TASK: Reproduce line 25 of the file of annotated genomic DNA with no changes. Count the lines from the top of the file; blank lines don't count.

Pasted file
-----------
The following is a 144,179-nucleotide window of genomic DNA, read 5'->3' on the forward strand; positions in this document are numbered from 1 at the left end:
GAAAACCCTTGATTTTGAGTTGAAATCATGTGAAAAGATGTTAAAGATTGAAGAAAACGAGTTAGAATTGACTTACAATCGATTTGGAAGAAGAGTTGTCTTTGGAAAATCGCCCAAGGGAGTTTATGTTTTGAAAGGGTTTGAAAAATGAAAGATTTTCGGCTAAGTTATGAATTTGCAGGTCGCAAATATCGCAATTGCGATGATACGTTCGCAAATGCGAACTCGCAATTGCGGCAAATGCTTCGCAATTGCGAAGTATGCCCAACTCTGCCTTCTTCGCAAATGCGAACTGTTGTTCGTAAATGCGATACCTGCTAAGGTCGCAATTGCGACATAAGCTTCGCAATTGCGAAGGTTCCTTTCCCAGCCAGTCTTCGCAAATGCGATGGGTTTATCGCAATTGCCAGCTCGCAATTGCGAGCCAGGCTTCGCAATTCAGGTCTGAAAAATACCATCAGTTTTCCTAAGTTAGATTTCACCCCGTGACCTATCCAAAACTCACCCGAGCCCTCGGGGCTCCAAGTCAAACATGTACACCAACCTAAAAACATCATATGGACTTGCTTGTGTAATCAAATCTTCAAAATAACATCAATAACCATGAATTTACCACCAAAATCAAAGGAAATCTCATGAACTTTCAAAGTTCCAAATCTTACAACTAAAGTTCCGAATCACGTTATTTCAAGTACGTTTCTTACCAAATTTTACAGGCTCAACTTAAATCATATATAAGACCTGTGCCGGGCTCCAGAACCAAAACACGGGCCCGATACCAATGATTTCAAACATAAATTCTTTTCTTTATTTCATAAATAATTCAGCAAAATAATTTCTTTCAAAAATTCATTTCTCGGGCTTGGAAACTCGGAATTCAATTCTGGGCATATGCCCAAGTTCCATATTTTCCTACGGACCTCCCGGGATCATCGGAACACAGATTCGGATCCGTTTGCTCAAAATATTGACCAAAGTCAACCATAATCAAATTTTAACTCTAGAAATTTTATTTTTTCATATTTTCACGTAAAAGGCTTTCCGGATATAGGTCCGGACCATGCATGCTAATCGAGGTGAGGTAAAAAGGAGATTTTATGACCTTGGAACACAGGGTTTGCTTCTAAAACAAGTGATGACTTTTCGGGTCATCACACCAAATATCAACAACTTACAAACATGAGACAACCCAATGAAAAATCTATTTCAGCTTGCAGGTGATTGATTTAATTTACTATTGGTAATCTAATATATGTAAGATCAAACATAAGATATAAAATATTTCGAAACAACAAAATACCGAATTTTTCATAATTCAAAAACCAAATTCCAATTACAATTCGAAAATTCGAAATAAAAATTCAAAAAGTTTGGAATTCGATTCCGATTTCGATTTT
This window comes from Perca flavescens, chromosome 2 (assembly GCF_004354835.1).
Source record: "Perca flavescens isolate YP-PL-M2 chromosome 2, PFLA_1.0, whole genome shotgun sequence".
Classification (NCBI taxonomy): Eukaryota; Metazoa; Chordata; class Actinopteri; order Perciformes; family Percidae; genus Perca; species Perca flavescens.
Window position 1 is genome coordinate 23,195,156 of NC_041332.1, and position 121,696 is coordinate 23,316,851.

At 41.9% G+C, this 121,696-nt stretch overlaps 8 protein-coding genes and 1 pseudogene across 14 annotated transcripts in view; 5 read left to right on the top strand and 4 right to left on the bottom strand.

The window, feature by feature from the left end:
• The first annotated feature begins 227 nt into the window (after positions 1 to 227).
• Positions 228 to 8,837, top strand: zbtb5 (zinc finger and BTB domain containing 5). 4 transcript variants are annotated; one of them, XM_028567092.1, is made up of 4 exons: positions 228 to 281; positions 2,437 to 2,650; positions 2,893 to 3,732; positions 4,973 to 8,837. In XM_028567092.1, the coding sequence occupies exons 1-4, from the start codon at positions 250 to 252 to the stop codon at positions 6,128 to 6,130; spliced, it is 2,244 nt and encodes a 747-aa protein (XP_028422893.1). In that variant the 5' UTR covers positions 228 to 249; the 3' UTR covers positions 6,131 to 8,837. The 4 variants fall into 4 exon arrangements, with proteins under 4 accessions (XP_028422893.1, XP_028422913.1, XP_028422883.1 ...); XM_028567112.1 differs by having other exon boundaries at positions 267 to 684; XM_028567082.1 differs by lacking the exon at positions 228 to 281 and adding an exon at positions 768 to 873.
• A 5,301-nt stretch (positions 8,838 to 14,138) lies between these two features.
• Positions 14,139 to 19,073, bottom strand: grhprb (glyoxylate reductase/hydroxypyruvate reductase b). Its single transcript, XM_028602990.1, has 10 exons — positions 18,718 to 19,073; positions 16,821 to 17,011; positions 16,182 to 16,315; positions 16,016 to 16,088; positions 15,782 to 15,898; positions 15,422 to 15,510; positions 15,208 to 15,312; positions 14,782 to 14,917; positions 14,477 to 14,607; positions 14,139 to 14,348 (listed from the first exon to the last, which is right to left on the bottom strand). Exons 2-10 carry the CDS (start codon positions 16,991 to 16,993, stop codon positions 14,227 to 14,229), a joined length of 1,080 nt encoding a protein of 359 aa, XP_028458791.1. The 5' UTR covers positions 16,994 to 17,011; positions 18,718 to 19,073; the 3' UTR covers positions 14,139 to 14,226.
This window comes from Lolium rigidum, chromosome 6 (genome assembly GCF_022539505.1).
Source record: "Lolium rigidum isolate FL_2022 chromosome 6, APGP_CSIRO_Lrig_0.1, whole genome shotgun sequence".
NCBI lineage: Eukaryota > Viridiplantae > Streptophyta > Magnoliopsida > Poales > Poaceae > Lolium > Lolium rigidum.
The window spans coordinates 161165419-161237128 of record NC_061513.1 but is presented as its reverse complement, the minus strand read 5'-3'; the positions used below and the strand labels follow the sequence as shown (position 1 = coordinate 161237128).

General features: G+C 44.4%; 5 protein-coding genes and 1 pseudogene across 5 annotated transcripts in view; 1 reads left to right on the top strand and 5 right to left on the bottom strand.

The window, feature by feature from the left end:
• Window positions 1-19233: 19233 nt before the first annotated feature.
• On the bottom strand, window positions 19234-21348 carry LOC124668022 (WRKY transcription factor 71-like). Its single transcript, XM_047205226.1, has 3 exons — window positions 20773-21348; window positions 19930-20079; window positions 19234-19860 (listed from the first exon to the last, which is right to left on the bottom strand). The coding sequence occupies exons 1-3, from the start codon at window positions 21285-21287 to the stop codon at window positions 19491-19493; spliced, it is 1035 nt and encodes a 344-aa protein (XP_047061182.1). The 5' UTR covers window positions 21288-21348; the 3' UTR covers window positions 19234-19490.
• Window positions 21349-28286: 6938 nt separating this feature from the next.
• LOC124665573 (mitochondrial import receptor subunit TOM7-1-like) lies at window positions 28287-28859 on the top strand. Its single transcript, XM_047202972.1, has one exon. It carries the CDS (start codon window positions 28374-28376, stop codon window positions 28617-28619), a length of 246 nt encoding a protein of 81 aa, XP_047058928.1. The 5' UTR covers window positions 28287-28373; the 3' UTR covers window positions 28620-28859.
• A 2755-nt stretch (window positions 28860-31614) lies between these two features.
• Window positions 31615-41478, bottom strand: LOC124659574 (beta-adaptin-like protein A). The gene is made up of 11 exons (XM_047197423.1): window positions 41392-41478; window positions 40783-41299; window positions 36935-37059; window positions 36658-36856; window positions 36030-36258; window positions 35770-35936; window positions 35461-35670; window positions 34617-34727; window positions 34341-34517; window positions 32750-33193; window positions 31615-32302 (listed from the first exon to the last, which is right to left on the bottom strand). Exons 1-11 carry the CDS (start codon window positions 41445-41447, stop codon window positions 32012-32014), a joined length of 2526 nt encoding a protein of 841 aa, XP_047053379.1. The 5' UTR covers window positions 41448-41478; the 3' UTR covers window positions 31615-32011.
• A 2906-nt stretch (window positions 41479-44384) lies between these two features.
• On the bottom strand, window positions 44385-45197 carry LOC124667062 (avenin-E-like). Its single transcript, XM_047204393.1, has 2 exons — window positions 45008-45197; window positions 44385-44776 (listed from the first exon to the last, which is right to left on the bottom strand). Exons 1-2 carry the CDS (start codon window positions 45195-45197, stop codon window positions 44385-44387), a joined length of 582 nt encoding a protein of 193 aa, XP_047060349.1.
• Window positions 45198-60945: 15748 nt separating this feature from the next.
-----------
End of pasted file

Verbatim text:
• A 2906-nt stretch (window positions 41479-44384) lies between these two features.